Currently a Rona Jaffe Foundation Fellow at the New York Public Library, novelist Angela Flournoy has office space in one of the finest buildings in New York City. The much lauded novelist—her debut, The Turner House, was nominated for a National Book Award—is originally from California, but has lived in Brooklyn since 2015. (Her book, a haunted multigenerational family saga, is set in Detroit, her father’s hometown.) Flournoy’s also an alumna of PostBourgie, the group blog so good it got a namedrop in Chimamanda Ngozi Adichie’s Americanah, along with NPR’s Gene Demby, Slate’s Jamelle Bouie, BuzzFeed’s Tracy Clayton, and fellow Brooklyn 100-er Hilton.
How did you become the writer you are?
I was always that kid who sat very quietly and tried to go unnoticed so I could listen to the grownups talk when I probably shouldn’t have been in the room. Those were my early exercises in imagining lives outside of my own, and seeing issues from multiple perspectives. Essentially, eavesdropping on my aunties made me the writer I am today.
What are you working on now? What is at stake?
I’m working on a novel about how the friendships between a group of black women change over time. What’s at stake in this new novel is a bit more self-examination, and possibly a little exposure. The main characters are all in my same age group, so I’ll be writing about the joys and challenges and conflicts of my generation of black women, versus a demographic that might allow me more distance.
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What is your proudest achievement? Your greatest challenge?
Anytime I can set a goal and achieve it, especially if it involves tuning out self-doubt to get words on the page, I’m proud of myself. My greatest challenge is to keep pushing for more precise and evocative language, to write the sentence that lives up to the hopes I have for it.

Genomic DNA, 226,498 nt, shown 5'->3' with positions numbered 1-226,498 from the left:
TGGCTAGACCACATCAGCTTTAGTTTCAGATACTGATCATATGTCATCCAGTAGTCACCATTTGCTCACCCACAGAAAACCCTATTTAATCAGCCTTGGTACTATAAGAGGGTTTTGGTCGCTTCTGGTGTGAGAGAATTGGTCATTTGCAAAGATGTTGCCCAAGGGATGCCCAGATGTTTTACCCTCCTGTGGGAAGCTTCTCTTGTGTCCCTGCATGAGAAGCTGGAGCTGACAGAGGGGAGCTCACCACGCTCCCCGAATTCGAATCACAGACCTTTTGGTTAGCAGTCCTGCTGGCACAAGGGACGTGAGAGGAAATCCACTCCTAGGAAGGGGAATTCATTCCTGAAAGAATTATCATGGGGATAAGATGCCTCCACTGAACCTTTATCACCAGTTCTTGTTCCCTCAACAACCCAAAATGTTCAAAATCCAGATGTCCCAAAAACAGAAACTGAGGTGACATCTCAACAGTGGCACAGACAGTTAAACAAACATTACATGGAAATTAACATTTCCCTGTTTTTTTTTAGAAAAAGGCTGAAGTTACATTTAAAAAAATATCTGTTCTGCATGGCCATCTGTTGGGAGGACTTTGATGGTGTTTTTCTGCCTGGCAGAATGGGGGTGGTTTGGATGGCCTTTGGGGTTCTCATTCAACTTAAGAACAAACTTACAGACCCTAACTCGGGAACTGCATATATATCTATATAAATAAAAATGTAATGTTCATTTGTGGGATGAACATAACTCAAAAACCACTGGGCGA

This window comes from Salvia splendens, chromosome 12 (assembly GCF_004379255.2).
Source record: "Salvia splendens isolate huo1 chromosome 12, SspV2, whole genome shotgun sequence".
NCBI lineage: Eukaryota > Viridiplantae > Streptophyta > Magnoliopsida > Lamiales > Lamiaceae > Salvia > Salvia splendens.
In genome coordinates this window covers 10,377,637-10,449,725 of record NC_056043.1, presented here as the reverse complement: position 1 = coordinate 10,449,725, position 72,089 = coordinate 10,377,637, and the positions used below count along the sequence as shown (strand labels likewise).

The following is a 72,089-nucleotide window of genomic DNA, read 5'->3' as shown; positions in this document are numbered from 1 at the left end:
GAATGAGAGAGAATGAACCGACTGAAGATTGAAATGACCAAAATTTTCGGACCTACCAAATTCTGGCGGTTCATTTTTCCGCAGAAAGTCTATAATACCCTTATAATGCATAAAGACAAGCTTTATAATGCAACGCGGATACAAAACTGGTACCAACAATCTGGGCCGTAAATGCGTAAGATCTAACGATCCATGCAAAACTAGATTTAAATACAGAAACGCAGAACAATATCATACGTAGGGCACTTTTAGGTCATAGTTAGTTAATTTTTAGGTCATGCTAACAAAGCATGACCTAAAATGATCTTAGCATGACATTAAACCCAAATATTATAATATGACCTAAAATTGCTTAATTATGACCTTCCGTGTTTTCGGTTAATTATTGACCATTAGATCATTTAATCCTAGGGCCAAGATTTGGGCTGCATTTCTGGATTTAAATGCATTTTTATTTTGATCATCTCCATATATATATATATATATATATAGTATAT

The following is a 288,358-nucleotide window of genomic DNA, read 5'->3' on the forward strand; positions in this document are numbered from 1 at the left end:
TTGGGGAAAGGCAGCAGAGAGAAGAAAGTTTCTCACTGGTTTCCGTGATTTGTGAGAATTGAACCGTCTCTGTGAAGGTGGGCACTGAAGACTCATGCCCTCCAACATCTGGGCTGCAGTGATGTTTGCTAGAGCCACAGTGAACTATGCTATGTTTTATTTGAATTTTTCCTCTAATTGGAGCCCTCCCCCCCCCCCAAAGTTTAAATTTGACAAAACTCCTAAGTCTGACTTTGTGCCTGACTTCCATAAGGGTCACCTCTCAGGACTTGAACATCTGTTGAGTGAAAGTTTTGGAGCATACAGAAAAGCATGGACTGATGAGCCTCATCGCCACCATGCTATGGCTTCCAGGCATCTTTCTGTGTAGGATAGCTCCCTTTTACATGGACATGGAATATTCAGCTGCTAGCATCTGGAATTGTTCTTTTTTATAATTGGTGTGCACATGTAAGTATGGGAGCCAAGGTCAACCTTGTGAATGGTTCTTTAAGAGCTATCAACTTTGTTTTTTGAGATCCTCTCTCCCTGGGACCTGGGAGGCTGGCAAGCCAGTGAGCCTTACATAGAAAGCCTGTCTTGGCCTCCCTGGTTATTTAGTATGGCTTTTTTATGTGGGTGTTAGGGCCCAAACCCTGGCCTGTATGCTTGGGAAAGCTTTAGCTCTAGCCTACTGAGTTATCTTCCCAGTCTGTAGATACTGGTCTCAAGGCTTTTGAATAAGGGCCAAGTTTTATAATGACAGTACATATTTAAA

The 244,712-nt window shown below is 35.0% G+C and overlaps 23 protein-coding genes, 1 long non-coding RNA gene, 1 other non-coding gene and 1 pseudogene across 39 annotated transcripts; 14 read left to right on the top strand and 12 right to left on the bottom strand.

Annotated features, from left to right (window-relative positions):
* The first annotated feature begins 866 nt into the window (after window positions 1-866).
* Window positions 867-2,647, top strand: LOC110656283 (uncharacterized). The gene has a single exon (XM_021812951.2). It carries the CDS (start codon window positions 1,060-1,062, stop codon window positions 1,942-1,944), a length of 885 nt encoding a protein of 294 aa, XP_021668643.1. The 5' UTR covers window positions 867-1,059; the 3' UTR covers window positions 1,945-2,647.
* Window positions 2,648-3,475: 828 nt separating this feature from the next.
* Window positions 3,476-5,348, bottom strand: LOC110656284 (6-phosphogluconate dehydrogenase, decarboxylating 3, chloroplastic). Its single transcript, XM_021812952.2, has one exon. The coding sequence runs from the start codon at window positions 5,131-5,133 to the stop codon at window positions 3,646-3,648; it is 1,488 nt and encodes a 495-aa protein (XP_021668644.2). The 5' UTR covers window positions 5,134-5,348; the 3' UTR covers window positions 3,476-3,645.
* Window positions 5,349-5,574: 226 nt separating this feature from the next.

What do you hope changes or improves in your field?
Outside of a never-ending desire for more diversity in the arts? I think that if my industry in particular can truly become a more inclusive place, at every level, the innovation and risk-taking as far as what gets published will naturally follow.
What does Brooklyn mean to you?
The things I value most about Brooklyn are its size and its diversity and its trees. Brooklyn provides the sort of anonymity that draws writers to big cities, but it also is a place where I can be outside and forget I’m in a metropolis, whether I’m in Fort Greene Park or on a quiet block in Bed Stuy. It’s a good place to breathe.
Who would you nominate for this list?
I’d nominate Olaronke Akinmowo. She runs the Free Black Women’s Library, a social art project that hosts a monthly mobile pop up library featuring an impressive collection of books by Black women.

Learn more about this year’s 100 Influencers in Brooklyn Culture.

Photo by Jane Bruce. 


  1. The book you are working on sounds terrific, and I love what you said about inclusiveness and diversity in publishing. I also love what you said about how you became an author. I was that “quiet kid” too, and it taught me a lot about observing people.


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